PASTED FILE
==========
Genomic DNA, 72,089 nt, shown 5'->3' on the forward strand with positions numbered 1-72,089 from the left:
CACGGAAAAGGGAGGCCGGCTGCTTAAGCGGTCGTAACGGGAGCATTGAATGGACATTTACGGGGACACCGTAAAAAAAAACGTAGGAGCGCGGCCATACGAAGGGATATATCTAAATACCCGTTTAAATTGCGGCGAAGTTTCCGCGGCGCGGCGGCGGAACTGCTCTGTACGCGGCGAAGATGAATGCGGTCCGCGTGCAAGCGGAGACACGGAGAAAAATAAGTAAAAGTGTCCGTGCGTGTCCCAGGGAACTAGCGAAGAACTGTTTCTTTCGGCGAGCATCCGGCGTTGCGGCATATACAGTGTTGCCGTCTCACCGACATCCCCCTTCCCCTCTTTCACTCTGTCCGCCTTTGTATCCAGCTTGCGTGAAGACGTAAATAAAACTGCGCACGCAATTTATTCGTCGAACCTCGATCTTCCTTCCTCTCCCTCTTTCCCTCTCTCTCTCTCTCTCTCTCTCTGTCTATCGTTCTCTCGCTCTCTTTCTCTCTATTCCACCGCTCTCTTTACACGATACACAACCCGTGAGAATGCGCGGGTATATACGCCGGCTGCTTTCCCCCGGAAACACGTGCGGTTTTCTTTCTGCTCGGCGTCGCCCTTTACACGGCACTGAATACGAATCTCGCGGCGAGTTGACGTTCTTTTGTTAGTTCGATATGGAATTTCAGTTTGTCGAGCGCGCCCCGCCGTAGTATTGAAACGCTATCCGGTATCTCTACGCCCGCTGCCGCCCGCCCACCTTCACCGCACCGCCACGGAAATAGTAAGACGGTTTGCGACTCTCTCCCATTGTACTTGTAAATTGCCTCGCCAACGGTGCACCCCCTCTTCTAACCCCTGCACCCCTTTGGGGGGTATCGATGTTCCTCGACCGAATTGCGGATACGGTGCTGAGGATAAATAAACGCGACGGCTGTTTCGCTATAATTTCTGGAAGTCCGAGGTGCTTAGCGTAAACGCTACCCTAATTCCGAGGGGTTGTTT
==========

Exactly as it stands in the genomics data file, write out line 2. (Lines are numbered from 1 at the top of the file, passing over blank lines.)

CACGGAAAAGGGAGGCCGGCTGCTTAAGCGGTCGTAACGGGAGCATTGAATGGACATTTACGGGGACACCGTAAAAAAAAACGTAGGAGCGCGGCCATACGAAGGGATATATCTAAATACCCGTTTAAATTGCGGCGAAGTTTCCGCGGCGCGGCGGCGGAACTGCTCTGTACGCGGCGAAGATGAATGCGGTCCGCGTGCAAGCGGAGACACGGAGAAAAATAAGTAAAAGTGTCCGTGCGTGTCCCAGGGAACTAGCGAAGAACTGTTTCTTTCGGCGAGCATCCGGCGTTGCGGCATATACAGTGTTGCCGTCTCACCGACATCCCCCTTCCCCTCTTTCACTCTGTCCGCCTTTGTATCCAGCTTGCGTGAAGACGTAAATAAAACTGCGCACGCAATTTATTCGTCGAACCTCGATCTTCCTTCCTCTCCCTCTTTCCCTCTCTCTCTCTCTCTCTCTCTCTGTCTATCGTTCTCTCGCTCTCTTTCTCTCTATTCCACCGCTCTCTTTACACGATACACAACCCGTGAGAATGCGCGGGTATATACGCCGGCTGCTTTCCCCCGGAAACACGTGCGGTTTTCTTTCTGCTCGGCGTCGCCCTTTACACGGCACTGAATACGAATCTCGCGGCGAGTTGACGTTCTTTTGTTAGTTCGATATGGAATTTCAGTTTGTCGAGCGCGCCCCGCCGTAGTATTGAAACGCTATCCGGTATCTCTACGCCCGCTGCCGCCCGCCCACCTTCACCGCACCGCCACGGAAATAGTAAGACGGTTTGCGACTCTCTCCCATTGTACTTGTAAATTGCCTCGCCAACGGTGCACCCCCTCTTCTAACCCCTGCACCCCTTTGGGGGGTATCGATGTTCCTCGACCGAATTGCGGATACGGTGCTGAGGATAAATAAACGCGACGGCTGTTTCGCTATAATTTCTGGAAGTCCGAGGTGCTTAGCGTAAACGCTACCCTAATTCCGAGGGGTTGTTT